Recently, the author of the beloved To Kill a Mockingbird, Harper Lee, announced that she will be publishing a new book, Go Set a Watchman which was the book that ended up being To Kill a Mockingbird. Technically, that means that the book is actually a spiritual prequel to her seminal and singular novel. The book was awarded a Pulitzer price and was made into an Oscar-winning movie. Harper was even awarded a Presidential Medal of Freedom because of its influence on American culture.
Synopsis but no spoilers
Read this freely if you haven’t read the book or if you want to re-read and refresh; I will not reveal any primary plots (other than Bruce Willis is actually a ghost. M. Night Shyamalaned!) To Kill a Mockingbird revolves around Atticus Finch, a white lawyer defending a black man called Tom Robinson who is being accused of rape. The entire story is narrated by Scout Finch, the tomboyish eight-year-old daughter of Atticus. The narrative takes place during a Depression Era South that was also racially segregated at the time.
There is a bit of controversy surrounding the publication
The manuscript that was found amongst the author’s belongings is actually older than To Kill a Mockingbird. When Harper took the novel to her editor, he suggested that she should write a new novel from the perspective of Scout, the young child. The thing is, though, it was found by Harper’s lawyer, Tonja Carter, and there is speculation that the author might have been coerced into releasing it, due to her age. Some naysayers actually say Harper is so old she would probably sign anything you put in front of her.
A double-edged sword
The thing is, Harper had only released that one novel and her legacy lies in that single work. But she is actually venerated for it. Most people admire the fact that she said all she had to say with To Kill. This novel could completely change that perception. On the other hand, the author might feel a certain obligation to her 40 million readers to publish Go Set a Watchman, as a fan service, if you will.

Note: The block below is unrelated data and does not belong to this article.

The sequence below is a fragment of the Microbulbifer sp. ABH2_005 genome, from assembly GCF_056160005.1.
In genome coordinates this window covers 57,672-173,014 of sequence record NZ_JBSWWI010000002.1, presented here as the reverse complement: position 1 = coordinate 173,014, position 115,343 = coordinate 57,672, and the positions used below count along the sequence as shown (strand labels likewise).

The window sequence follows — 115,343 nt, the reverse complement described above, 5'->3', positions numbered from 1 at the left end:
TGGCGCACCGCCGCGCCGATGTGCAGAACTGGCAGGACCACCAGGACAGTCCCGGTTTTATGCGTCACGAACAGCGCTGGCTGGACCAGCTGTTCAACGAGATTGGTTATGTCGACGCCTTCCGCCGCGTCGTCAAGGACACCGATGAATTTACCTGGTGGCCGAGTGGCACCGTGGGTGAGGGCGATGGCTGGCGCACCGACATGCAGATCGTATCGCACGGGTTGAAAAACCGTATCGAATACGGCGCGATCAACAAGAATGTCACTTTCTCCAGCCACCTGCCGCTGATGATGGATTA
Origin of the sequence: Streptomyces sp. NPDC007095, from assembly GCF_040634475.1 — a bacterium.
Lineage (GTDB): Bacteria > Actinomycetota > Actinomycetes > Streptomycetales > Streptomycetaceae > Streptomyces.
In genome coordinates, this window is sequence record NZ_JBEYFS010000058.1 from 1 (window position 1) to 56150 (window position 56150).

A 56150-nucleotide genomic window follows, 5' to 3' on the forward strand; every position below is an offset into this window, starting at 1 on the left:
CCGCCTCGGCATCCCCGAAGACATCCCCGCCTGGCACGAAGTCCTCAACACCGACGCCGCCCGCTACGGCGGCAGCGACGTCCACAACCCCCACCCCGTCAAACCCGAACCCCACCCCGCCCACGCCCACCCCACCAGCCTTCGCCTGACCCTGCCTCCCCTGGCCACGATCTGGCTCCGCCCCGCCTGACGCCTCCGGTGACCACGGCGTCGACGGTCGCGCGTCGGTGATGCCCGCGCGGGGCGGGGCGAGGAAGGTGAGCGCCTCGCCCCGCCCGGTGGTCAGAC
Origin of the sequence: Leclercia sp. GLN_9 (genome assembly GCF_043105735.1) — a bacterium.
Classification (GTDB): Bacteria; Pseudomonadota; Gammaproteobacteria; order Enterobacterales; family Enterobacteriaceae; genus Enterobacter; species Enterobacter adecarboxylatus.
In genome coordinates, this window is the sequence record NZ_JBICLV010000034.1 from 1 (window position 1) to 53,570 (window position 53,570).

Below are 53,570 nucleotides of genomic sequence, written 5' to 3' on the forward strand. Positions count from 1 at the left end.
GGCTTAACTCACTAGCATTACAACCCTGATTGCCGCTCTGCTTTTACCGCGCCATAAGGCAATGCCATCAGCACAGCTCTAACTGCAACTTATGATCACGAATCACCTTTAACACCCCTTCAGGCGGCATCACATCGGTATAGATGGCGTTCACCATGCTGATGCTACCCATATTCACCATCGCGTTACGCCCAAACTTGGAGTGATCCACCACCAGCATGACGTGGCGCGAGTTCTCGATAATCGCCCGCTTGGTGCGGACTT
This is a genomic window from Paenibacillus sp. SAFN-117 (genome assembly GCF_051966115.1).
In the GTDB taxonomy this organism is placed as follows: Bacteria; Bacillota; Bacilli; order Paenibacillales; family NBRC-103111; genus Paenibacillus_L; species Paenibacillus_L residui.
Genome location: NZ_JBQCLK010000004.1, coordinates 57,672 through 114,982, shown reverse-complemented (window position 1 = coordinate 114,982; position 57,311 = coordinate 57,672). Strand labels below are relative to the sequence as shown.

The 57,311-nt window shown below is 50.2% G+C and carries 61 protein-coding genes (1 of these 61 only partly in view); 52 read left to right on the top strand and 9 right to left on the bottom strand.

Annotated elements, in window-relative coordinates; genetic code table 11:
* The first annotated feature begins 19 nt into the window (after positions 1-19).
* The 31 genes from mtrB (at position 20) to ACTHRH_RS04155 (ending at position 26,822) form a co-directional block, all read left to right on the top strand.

What can we learn from Harper?
I think anyone in a creative profession could extrapolate a lesson from Harper’s recent announcement and her career. First, she always said that those who write are very different from writers. Those who write look to get rewards and recognition for their work, and ultimately don’t know what they’re doing. Furthermore, ‘creatives’ are cripplingly self-critical, yet people find value even if the creator didn’t deem the work worthy of sharing. Harper had recently shared her manuscript with a small circle of people and she was told that it was definitely worthy of publishing.
Whatever the circumstances, we should embrace the new novel
Harper is in the fall of her life. It would be unfair to squander the jubilation of the author’s new novel on controversy, intrigue and hearsay. This is a historical moment all bibliophiles should respect as a unique opportunity to enjoy and consume something that would otherwise be lost.
Are you looking forward to reading the prequel/sequel to To Kill a Mockingbird? What do think will happen? Are there any other classic novels that you would like to see followed up? Let me know in the comment section below.